CBS Sacramento’s Kurtis Ming has the story of a local man who after five years without having to see a particular doctor about his elbow issues, made an appointment with the hospital at the University of California Davis.
It wasn’t until he arrived that he was told his former doctor was no longer associated with the hospital. And it wasn’t until he saw his bill later that he discovered a $164 “new patient” fee.
“They said they automatically charge it to anyone who hasn’t been to the facility in three years,” the patient tells Ming.
When asked about the fee, a rep for the UC Davis Medical Center responded:
Our new patient charge is a fair reflection of the additional time and resources required to get completely up-to-date on a patient who hasn’t been seen in more than three years… The charge is common nationwide because it reflects a clinical reality, which is why health insurance typically covers much of this cost as part of a payer’s negotiated contract with providers.
However, this patient’s insurance now doesn’t cover this sort of fee. Thus, it fell on his shoulders to pay something he’d never even known he would be charged.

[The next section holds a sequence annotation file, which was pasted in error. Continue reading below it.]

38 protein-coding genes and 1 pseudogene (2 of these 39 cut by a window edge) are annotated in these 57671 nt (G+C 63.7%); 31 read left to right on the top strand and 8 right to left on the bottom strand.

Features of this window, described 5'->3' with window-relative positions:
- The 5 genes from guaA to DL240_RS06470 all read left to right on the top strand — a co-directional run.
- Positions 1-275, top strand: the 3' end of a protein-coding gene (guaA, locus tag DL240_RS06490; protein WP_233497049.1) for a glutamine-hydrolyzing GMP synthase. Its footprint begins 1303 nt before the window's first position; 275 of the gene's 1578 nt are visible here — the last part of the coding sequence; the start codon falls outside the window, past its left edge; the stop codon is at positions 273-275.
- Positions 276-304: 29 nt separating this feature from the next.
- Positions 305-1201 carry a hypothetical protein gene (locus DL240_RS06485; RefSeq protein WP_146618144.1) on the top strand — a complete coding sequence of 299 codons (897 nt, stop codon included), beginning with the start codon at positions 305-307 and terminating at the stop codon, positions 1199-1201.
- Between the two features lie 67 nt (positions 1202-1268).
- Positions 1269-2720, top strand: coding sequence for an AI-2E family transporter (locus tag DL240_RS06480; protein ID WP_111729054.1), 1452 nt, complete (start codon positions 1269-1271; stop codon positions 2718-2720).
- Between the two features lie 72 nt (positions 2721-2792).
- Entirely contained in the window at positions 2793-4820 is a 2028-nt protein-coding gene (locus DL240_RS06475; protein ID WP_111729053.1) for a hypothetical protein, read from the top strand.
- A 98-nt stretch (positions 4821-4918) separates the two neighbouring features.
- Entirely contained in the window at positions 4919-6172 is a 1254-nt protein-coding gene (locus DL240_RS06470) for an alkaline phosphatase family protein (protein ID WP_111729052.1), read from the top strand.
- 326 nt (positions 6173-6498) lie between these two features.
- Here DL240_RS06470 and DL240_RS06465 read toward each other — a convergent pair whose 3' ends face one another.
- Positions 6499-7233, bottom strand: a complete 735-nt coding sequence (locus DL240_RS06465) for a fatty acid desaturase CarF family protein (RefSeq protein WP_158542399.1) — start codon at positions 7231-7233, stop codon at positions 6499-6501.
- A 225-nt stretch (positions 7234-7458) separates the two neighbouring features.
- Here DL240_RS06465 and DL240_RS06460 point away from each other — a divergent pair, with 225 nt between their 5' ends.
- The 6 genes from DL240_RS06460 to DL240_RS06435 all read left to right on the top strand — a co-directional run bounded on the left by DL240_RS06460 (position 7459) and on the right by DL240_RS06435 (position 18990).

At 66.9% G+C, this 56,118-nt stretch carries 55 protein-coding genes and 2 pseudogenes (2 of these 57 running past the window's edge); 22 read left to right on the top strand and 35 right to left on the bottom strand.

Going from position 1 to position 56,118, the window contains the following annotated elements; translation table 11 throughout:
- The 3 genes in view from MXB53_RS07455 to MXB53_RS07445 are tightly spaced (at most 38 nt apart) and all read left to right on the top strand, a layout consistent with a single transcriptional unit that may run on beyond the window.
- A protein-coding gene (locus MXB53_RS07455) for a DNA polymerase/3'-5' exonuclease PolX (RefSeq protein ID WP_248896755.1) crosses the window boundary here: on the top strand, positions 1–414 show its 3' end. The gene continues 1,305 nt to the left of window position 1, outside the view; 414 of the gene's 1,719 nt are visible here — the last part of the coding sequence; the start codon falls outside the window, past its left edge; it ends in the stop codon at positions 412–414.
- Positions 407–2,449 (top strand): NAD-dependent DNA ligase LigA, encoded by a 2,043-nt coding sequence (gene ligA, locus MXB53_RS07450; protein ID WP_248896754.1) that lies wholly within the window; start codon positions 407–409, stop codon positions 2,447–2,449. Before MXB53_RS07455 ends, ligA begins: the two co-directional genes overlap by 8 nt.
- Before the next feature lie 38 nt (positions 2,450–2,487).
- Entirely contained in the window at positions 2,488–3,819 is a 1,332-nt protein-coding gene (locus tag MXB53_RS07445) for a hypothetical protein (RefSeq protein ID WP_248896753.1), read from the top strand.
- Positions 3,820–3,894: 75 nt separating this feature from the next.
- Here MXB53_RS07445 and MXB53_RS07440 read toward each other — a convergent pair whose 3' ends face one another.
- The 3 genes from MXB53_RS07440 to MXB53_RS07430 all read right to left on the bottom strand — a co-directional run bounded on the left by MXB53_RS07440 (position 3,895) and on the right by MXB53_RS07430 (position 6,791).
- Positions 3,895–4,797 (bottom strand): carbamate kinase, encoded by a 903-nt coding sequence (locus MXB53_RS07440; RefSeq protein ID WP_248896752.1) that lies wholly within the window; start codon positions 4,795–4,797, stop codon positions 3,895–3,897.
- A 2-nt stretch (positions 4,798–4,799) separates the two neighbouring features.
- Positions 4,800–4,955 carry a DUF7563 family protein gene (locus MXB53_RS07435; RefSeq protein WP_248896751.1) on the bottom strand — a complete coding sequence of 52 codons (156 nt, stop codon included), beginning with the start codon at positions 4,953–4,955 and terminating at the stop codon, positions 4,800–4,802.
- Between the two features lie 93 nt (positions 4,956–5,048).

This man could have sued if a garage mechanic added a fee without disclosing in advance, but when it comes to doctors it’s apparently fair game.
A consumer advocate with United Policyholders tells Ming that while the fee doesn’t seem very fair, it’s just one of an increasing menu of charges that healthcare providers are dinging customers for.
Talking on the phone with your doc? That’s a fee. Need a prescription called in? That’s a fee. According to this report from CBS Minnesota, some doctors are adding a “split visit charge” when patients ask the doctor about something other than the main reason for the visit.
So if you’re going to see the doctor because your eyeball is falling out, be aware that you might be charged extra for asking about that star-shaped rash on your right buttock.